By Cayla Ramey
Migraines affect one in four households in Canada, yet they are still not considered a legitimate medical issue. According to the Ontario Migraine Clinic, Migraines can cost the workforce seven million workdays each year.
Migraines can last hours or days, and be triggered by many things, including smells, stress, sounds, etc. This chronic ailment often begins in childhood or early teen years.
Migraines were once believed to be linked to a constriction of the blood vessels in the brain, however, it is now believed that a migraine is caused by abnormalities in a specific cell in the brainstem. In 2010, a team of scientists at the University of Montreal and the University of Oxford identified that the mutation is in the KCNK18 gene and it inhibits the role that TRESK plays in the nerve-cell communication. It is also believed that serotonin levels drop during migraine attacks, which causes the trigeminal nerve to release neuropeptides, resulting in migraine pain.
Migraine symptoms include dizziness, weakness, sensitivity to light and sound, and nausea, to name a few. Medications used are often meant to prevent attacks and relieve pain. Often they are also used for other medical conditions as well, including Atenolol, Doxepin, and even Botox.
In recent years, research has found that magnesium, coenzyme Q10, and petasites hybridus (butterbur) help to reduce the frequency and duration of migraine attacks.
Magnesium 200-600 DAILY
Magnesium is a cofactor in over 300 enzyme systems that regulate the biochemical reactions in the body, including protein synthesis (Ross, et al., 2012), which can aid TRESK. Magnesium is also essential to nerve and muscle function and helps to maintain a healthy heart, immune system, and bones. Magnesium can be found naturally in food, such as leafy green vegetables, legumes, nuts, seeds, and whole grains. Magnesium can also be an additive found in many fortified foods, such as breakfast cereals.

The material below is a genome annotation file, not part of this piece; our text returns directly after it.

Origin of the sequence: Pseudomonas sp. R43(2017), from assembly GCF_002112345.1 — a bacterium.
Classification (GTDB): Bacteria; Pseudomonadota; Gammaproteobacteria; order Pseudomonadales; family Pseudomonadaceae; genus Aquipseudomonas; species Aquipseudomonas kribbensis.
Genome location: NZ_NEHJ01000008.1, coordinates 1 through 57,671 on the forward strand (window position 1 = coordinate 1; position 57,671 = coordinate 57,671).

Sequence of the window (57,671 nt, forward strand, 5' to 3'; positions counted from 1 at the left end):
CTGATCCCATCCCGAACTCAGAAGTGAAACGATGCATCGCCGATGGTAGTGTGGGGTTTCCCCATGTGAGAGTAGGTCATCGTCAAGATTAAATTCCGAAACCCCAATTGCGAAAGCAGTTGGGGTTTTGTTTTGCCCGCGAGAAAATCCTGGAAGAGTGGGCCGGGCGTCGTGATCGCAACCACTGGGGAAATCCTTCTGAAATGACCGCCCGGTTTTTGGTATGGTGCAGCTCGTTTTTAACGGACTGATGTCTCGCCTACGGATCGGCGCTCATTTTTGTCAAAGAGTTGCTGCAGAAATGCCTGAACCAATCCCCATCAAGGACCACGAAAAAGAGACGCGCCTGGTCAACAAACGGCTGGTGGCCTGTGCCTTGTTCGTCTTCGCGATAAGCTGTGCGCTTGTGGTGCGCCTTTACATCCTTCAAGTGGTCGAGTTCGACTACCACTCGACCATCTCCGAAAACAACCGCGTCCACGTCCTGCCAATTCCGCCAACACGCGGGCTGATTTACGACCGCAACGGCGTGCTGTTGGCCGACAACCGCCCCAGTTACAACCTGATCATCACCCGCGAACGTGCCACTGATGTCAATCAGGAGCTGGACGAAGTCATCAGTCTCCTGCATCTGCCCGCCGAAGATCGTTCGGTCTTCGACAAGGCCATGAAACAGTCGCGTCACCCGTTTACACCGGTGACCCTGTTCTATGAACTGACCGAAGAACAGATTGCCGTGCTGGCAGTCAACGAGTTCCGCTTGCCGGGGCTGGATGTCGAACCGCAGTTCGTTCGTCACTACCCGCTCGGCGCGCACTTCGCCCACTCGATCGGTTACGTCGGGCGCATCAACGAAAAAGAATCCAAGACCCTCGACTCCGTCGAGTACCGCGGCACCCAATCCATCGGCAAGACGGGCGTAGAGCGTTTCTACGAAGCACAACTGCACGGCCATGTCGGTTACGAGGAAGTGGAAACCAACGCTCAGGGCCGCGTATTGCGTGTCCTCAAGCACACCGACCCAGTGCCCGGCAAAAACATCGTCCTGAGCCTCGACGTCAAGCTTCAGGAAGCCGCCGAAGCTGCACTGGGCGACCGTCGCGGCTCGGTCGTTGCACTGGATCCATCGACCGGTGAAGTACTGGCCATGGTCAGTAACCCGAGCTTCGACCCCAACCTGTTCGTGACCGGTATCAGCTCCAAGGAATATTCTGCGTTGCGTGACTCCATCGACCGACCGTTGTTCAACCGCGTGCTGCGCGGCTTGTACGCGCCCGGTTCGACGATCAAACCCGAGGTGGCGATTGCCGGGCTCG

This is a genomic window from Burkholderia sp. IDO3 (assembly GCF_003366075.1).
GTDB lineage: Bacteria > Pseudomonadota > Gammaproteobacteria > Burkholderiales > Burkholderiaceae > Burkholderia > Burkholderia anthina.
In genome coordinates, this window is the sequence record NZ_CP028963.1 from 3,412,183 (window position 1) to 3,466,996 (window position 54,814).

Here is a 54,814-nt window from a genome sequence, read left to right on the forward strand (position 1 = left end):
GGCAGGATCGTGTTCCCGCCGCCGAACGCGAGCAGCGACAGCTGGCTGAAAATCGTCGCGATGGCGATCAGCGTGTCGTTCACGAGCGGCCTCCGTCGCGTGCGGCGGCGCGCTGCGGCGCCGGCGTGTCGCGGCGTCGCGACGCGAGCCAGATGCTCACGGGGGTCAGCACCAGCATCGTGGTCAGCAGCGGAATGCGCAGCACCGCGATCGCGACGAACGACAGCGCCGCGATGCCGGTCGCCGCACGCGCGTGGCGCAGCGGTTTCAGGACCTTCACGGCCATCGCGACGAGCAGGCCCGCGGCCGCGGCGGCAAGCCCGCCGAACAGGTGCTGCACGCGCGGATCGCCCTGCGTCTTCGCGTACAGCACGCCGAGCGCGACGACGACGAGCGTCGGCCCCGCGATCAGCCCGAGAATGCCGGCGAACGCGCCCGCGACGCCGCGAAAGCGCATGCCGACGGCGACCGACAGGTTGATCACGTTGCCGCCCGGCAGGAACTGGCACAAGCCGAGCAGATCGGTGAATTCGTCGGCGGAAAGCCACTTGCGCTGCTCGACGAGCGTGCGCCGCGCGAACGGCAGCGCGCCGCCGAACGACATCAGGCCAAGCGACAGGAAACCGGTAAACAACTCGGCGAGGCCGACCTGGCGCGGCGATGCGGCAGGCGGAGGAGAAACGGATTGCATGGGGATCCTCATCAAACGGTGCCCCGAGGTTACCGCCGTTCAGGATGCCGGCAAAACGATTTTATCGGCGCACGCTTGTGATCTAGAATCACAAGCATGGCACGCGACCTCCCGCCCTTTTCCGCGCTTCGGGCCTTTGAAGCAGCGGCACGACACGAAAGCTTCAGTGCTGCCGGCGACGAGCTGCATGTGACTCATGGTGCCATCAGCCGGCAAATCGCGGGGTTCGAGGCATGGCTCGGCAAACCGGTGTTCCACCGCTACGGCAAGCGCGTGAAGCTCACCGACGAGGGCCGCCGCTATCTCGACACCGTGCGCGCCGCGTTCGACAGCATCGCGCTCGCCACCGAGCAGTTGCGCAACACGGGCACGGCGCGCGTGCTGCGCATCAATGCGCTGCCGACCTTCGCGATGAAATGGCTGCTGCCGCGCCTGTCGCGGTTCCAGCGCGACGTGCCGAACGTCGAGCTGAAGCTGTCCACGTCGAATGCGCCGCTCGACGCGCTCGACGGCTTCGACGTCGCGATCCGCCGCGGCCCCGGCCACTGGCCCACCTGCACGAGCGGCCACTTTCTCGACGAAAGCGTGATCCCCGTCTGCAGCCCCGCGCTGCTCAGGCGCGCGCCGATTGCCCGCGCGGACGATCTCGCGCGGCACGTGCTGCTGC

Research shows that those who suffer from migraines have low levels of tissue magnesium. Studies on the effectiveness of are limited, however, higher doses of oral magnesium have proven to be effective in treating magnesium (Peikert et al., 1996).
Of four short-term, placebo-controlled trials, three found a reduction in the frequency of migraines in patients who were taking 600mg of magnesium daily (Sun-Edelstein, et al., 2009). The American Academy of Neurology and the American Headache Society both concluded that magnesium can be considered an effective therapy in migraines (Holland, et al., 2012).
Results from a prospective, multi-centre, placebo-controlled and double-blind randomized study found that migraine attack frequency was reduced by 41.6 per cent after 9-12 weeks of oral treatment. Patients aged 18-65 years received twelve weeks of oral 600mg magnesium daily or a placebo (Peikert, et al., 1996).
It is also important to note that while magnesium can be helpful for those who experience migraines, magnesium can interact with some muscle relaxants and antibiotics.
Coenzyme Q10 90-120mg
The body naturally makes coenzyme Q10 (CoQ10) for the cells to produce energy and to promote cellular growth and maintenance. It is also an antioxidant which protects the body from harmful molecules. CoQ10 is found in a wide variety of foods, however, higher levels are found in organ meats. CoQ10 is believed to help boost energy and reduce the side effects from certain medications. However, it is believed to affect blood sugar levels, and those taking medication for diabetes should be monitored. CoQ10 can also interact with other supplements or herbs, and anti-inflammatory agents.
There has been limited research on CoQ10, however, evidence indicates that supplemental doses can be beneficial for those with migraines.
In a double-blind, randomized, placebo-controlled trial, 42 patients were given either 300mg of CoQ10 a day, or a placebo. Attack frequency was reported to be 47.6 per cent lower after three months of treatment (Sandor, et al., 2005).
A study published in the Clinical Journal of Pain, which looked at food and supplements as a whole in the management of migraines, concluded that CoQ10 should be a recommended as preventative treatment (Sun-Edelstein, et al., 2009).
Many resources on the matter state that there is not enough research done on the safety of CoQ10, however, many of the studies conducted note that the supplement was well-tolerated in all patients with no noted side effects.
Many prescription drugs can also lower the body’s production of CoQ10 or force the body to use too much of it, which can affect the chain of metabolic chemical reactions.
A recent study found that there was a 50 per cent reduction in the length of an attack after three months of treatment. Patients were given 150mg daily for the length of the trial, and it was concluded that CoQ10 is an effective migraine preventative (Rozen, et al., 2015).